Once there was a little girl called Goldilocks.
“What a sweet child,” said someone new in town.
“That’s what you think,” said a neighbor.
In this Caldecott Honor book, we’re rooting for the bears and not Goldilocks, who “was one of those naughty little girls who do exactly as they please.” But Marshall’s wit and deftly comic illustrations maintain a level of silliness that keeps us smiling. His retellings of fairy tales are well worth your while. Emily already has his version of “The Three Little Pigs” (see “Emily’s Library, Part 1”) and three of his George and Martha books (see Part 5).
Though the book certainly reminds me of how Little Emily is often on the move (and increasingly independent), McCarty’s succinct language and delicate pencil-and-watercolor artwork create a work that is both gentle and a page-turner. We’re drawn into the softness of the picture, and wonder just where is this little bunny going?
The sequel to their My First Mother Goose (1996, included in Part 5 of “Emily’s Library”), Here Comes Mother Goose does not disappoint. The book’s many bright, funny illustrations compliment the poems’ silliness. She sticks with the original rhymes, except for one. With the sense of mischief exhibited by her animal characters, Wells revises the “What are little boys made of?” / “What are little girls made of?” rhyme, reminding us that little girls can also play in the swamp and little boys can make capable chefs.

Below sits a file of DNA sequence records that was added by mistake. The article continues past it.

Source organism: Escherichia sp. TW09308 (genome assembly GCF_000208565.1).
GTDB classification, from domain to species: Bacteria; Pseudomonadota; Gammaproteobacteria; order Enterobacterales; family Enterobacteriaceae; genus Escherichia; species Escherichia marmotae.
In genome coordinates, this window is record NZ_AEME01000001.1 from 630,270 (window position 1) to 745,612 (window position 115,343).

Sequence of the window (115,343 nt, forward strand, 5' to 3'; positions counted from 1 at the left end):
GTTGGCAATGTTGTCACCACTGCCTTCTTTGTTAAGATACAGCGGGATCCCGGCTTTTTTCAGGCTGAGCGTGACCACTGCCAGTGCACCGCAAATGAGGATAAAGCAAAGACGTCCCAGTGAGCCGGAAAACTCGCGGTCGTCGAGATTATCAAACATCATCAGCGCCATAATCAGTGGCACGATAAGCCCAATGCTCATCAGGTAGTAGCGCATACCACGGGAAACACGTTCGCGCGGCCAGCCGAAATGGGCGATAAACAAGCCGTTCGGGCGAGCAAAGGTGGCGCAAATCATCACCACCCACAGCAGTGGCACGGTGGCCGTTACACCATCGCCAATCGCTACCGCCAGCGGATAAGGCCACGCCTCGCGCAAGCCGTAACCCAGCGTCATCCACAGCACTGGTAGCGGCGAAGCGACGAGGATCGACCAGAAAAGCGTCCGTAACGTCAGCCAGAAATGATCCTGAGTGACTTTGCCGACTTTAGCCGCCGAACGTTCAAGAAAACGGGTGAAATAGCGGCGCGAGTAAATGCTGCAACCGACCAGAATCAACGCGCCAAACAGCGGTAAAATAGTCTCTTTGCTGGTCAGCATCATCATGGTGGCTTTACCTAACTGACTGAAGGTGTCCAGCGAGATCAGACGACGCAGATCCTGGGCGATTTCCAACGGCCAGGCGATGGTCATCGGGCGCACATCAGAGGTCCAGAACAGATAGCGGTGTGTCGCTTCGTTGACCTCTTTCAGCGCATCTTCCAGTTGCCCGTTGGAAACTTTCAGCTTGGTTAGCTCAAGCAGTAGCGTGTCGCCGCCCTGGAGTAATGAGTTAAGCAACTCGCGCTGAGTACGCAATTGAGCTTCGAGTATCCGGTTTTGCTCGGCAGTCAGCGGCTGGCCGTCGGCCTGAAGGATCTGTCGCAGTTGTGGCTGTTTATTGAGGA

The French translation of the second book in Luke Pearson’s Hilda series is, perhaps, better suited for a 3- or 4-year-old (at the youngest). But Emily will grow into it, and, meanwhile, her father and mother can enjoy it. In an artistic style that is part René Goscinny and part Hayao Miyazaki, Pearson draws a thoughtful, resourceful heroine who will, I hope, take us on many more adventures. (The third Hilda book, Hilda and the Bird Parade is now out. I’m not sure if it’s been translated into French as yet.)
Emily has loved this book of animals, but it has the problems that all flap books have. Small hands can easily tear the flaps off. I’m also not wild about the pages of stickers (designed to be added to the blank, negative-space animals — each is a white silhouette of the animal in question). I do like the way layout of the pages presents a panorama of different animals, their names, and the sounds they make. The bright, bold colors against the black background makes the animals and words “pop.” The book’s huge size (44 cm tall by 32 cm wide) allows for a truly immersive experience. But, despite my stated attempt only to give Emily the very best children’s books, I ultimately give this one a bit of a mixed review.